Solid-state storage isn't limited to being a drop-in replacement for spinning disk -- the technology is flexible enough to fit on a PCIe card, mounted as a chip into a motherboard and more. In this Storage Decisions video, Dennis Martin, president and founder of the analyst firm Demartek, outlines the major types of form factors for solid-state storage.
Among SSD-specific form factors, mSATA, which was developed in 2009, uses an interface similar to a mini-PCIe interface, according to Martin. It was originally intended to be used with hard disk drives (HDDs) as well, but solid-state won out. "It was originally intended as both a hard drive and an SSD form factor, just a little tiny one, but the hard drive guys just said, 'Hey, this doesn't make sense for us to do this,' so really now it's an SSD form factor."
MicroSSD -- which looks like chips soldered to a motherboard -- was introduced in 2011, and is designed for use in mobile platforms like tablets and ultrabooks, according to Martin.
"The physical interface looks different, but the OS sees a SATA device," said Martin. "[They also require] very low power, by the way, which is what you want on a laptop, because you want battery life."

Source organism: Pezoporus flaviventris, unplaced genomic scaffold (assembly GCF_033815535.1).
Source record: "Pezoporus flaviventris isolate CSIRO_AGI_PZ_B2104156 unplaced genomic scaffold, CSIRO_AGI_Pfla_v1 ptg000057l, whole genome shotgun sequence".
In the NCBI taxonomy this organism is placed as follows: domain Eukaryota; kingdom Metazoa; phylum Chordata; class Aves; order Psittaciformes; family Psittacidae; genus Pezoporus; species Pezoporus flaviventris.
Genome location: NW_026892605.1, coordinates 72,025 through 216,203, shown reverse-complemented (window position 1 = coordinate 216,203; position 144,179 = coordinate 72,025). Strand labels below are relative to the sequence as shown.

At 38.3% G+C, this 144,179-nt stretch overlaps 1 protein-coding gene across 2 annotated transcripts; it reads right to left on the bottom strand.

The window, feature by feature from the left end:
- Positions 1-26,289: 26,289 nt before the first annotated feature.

Martin also discusses the range of interfaces used on solid-state devices using a disk-drive-style form factor, including SATA II, SAS, SCSI Express, IDE/PATA and Fibre Channel. He noted that the most common form factor for SSDs is the 2.5-inch drive form factor -- but thicknesses can vary on individual units.
PCI Express (PCIe) cards allow solid-state storage to take advantage of a PCIe bus, but Martin said administrators have to be sure an SSD card is compatible with existing hardware.
"Couple things to think about -- make sure it fits. If you've got a big, full-height, full-length card and you've got a low-profile server [that] doesn't give you full length, you won't be able to put that card in it. The other thing is that some of these large PCIe SSDs draw more power than the bus provides. [With] some of the buses, 25 watts is all you get. If the SSD needs more than that, you're going to need to get power from somewhere else," he said.
Another option for solid-state storage is the DIMM form factor, similar to what is used for computer memory. Martin said SATA DIMM SSDs can fit DIMM sockets, and he suggested using SATA DIMM SSDs in slots that are not filled with memory to take advantage of additional storage space.